Moscow Sets Out Ambitious Asian Policy Goals

Publication: Eurasia Daily Monitor Volume: 8 Issue: 137

Sakhalin island LNG terminal, Russian Far East

The Russian government has reiterated its pledges to spend billions of rubles in government funding to speed up the development of the country’s Far East in a bid to create a gateway to the booming Asia-Pacific Region. Russia hosting the Asia-Pacific Economic Cooperation (APEC) summit meeting in Vladivostok next year highlights this policy. The government made clear that political considerations were a driving force behind the APEC summit plans. Subsequently, Russia’s top officials promised to pursue high-profile projects of political significance.

“This summit is very important for our country diplomatically as recognition of Russia’s importance in Asia-Pacific economic cooperation,” President Dmitry Medvedev said. However, he voiced concern that the summit-related construction projects, including Knevichi international airport and the Zolotoy Rog bridge, lag behind the original schedule (Interfax, ITAR-TASS, RIA Novosti, June 30).

In 2007, the Kremlin pledged to spend nearly $4 billion in government funding to build a resort area on Russky Island, off the Pacific port of Vladivostok, to host the APEC 2012 summit. The government had planned to allocate 30 billion rubles ($1.1 billion) to build two new bridges; 20 billion rubles ($719 million) to upgrade the road network; 12 billion rubles ($432 million) to modernize Vladivostok port; 10 billion rubles ($360 million) for a new airport; and 4 billion rubles ($144 million) to remove military facilities from Russky Island.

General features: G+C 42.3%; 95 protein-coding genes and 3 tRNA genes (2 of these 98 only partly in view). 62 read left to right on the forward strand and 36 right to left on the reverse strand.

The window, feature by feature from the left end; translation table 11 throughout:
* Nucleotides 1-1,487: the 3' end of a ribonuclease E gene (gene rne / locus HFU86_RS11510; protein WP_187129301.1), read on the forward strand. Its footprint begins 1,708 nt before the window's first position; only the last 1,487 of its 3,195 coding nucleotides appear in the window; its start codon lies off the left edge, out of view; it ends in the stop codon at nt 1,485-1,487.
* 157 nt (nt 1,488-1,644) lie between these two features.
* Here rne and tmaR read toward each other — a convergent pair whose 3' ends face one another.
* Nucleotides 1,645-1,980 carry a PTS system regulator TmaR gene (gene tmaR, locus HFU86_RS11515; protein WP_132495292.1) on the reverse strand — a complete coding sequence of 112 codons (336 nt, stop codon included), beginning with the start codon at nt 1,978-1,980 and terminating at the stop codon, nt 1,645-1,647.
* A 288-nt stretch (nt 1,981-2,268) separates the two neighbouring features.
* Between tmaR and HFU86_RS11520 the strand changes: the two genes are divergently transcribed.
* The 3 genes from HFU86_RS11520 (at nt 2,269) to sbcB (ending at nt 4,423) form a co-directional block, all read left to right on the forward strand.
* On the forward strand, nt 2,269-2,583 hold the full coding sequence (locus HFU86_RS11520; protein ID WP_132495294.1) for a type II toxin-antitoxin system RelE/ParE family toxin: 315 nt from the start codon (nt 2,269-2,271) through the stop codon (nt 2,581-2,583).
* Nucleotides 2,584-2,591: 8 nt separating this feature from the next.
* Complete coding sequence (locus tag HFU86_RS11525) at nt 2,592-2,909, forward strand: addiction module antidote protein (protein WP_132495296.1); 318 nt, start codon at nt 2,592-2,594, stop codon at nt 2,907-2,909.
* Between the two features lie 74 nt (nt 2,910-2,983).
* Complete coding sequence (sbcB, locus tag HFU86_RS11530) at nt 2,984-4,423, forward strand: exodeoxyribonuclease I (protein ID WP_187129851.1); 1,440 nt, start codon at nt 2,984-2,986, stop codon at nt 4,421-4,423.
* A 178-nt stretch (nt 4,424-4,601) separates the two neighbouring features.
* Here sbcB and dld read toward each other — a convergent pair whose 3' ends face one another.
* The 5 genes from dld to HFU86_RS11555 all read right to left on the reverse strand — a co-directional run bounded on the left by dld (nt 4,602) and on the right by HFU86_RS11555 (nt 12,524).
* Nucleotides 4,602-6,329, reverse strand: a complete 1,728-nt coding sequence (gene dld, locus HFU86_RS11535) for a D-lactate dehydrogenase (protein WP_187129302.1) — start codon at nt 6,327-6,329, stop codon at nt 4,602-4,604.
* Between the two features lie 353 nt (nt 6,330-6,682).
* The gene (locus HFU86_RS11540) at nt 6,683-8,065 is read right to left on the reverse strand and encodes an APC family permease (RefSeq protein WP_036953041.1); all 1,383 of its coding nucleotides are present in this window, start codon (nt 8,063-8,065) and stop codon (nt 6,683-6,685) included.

The Kremlin has actively promoted faster growth of Russia’s Far Eastern regions for quite some time. In 2007, Russia’s federal government pledged to allocate up to 600 billion rubles ($21.6 billion) to fund development projects in Eastern Siberia and the Far East by 2013, and 9 trillion rubles ($324 billion) by 2025.

Now the authorities say these plans are being implemented. The government and private investors would allocate 600 billion rubles, including 205 billion rubles ($7.4 billion) from the federal budget, Medvedev told a top-level meeting held at Russky Island on June 30. He also ordered to start gas supplies via the new Sakhalin-Khabarovsk-Vladivostok pipeline in two weeks (Interfax, ITAR-TASS, RIA Novosti, June 30).

Officials also revealed plans to raise the gross regional product by 12 times by 2020 through building four refineries and petrochemical plants, four gas-chemical plants, as well as a 10 million tons per year steel plant in Yakutiya, aluminum plants and a nuclear power plant. The development of the Far Eastern gas network and the planned new gas pipelines were among high-priority projects for Gazprom. However, at least some of these plans appear slow to materialize. The country’s state-run oil giant Rosneft had planned to build the first stage of the Eastern refinery in Primorye region near Cape Yelizarov with a capacity of 10 million tons per year by 2012. But this major project apparently lagged behind the earlier schedule.

Russia’s Far East includes 13 regions stretching over 40 percent of Russian territory and possessing vast amounts of natural resources, including virtually all of the country’s diamonds, two-thirds of its gold deposits, as well as sizable hydrocarbon, timber and fishery resources. Not surprisingly, Russia also remained keen to protect its eastern frontiers. On June 30, Medvedev ordered the strengthening of coast guard units in the Vladivostok area ahead of the APEC summit next year (Interfax, June 30).